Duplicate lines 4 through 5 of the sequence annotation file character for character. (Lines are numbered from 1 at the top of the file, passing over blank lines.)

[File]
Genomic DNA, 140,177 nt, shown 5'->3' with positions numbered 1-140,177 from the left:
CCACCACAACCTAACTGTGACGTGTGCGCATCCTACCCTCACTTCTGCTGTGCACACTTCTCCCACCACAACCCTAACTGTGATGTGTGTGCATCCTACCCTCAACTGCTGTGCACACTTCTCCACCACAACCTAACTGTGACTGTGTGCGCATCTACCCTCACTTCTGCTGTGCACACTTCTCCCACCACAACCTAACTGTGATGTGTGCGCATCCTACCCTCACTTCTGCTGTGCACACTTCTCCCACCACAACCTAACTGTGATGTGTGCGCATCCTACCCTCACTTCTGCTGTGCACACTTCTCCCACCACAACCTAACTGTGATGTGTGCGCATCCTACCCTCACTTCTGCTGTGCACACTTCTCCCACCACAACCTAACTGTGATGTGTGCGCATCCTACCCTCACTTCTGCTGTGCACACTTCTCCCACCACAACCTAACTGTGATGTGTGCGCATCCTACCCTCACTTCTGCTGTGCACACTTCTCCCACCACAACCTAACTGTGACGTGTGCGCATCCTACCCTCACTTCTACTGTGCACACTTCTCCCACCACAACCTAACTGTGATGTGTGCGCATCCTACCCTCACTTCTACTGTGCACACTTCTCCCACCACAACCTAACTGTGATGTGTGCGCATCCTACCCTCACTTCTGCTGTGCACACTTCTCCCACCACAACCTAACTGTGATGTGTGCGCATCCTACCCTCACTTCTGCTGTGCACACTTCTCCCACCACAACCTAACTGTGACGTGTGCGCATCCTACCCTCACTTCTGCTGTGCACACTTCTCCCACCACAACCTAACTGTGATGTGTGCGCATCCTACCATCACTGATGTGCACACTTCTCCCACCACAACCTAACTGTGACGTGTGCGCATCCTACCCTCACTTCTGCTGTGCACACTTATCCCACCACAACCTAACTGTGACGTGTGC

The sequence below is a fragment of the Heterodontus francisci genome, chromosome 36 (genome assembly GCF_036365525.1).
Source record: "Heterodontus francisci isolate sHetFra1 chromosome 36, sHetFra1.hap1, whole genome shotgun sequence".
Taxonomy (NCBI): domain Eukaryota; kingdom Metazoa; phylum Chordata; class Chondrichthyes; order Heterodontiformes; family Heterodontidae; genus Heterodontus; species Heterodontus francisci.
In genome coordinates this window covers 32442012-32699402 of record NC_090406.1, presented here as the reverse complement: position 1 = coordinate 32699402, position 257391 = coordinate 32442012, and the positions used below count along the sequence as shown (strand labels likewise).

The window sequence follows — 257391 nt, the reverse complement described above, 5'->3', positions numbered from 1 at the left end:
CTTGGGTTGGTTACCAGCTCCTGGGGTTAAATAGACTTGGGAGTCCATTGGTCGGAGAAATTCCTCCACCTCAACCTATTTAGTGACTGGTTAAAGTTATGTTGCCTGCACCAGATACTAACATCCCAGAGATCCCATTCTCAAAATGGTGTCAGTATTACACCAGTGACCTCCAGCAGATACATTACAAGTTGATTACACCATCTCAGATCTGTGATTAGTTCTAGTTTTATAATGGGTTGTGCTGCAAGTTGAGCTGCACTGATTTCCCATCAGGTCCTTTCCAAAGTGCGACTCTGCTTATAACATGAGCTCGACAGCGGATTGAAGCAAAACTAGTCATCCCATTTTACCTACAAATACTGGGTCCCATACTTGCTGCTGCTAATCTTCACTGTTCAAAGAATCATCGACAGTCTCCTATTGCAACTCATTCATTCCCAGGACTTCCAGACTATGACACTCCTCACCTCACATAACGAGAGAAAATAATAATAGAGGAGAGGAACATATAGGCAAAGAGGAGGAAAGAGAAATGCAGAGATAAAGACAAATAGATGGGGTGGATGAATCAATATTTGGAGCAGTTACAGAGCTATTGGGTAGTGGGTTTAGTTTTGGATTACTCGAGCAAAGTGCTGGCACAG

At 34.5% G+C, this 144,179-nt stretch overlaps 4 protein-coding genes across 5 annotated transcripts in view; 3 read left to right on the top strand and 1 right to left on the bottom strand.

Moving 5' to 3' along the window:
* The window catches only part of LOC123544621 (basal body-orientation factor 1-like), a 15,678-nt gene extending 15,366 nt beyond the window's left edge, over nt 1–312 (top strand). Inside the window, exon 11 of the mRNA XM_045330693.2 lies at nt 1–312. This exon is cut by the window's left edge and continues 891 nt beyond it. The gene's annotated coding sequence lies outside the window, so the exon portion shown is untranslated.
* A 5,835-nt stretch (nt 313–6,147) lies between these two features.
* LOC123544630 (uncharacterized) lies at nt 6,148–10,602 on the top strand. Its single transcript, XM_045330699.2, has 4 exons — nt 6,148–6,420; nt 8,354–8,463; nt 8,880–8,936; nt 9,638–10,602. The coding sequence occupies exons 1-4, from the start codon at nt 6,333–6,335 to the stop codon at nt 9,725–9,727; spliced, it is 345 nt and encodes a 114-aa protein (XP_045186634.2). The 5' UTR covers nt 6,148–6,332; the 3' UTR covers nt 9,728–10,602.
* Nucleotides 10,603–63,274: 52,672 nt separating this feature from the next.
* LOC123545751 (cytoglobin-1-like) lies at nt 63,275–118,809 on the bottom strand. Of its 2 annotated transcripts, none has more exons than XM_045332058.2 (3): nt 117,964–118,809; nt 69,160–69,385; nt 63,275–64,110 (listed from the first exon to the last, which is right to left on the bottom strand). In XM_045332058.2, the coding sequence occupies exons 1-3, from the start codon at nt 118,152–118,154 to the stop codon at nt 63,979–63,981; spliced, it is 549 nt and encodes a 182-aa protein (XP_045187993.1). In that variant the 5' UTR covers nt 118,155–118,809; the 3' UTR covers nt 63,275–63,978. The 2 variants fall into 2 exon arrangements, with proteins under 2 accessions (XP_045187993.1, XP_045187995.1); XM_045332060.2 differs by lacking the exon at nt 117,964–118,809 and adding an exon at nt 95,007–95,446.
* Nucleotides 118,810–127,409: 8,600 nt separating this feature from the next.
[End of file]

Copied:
Source record: "Heterodontus francisci isolate sHetFra1 chromosome 36, sHetFra1.hap1, whole genome shotgun sequence".
Taxonomy (NCBI): domain Eukaryota; kingdom Metazoa; phylum Chordata; class Chondrichthyes; order Heterodontiformes; family Heterodontidae; genus Heterodontus; species Heterodontus francisci.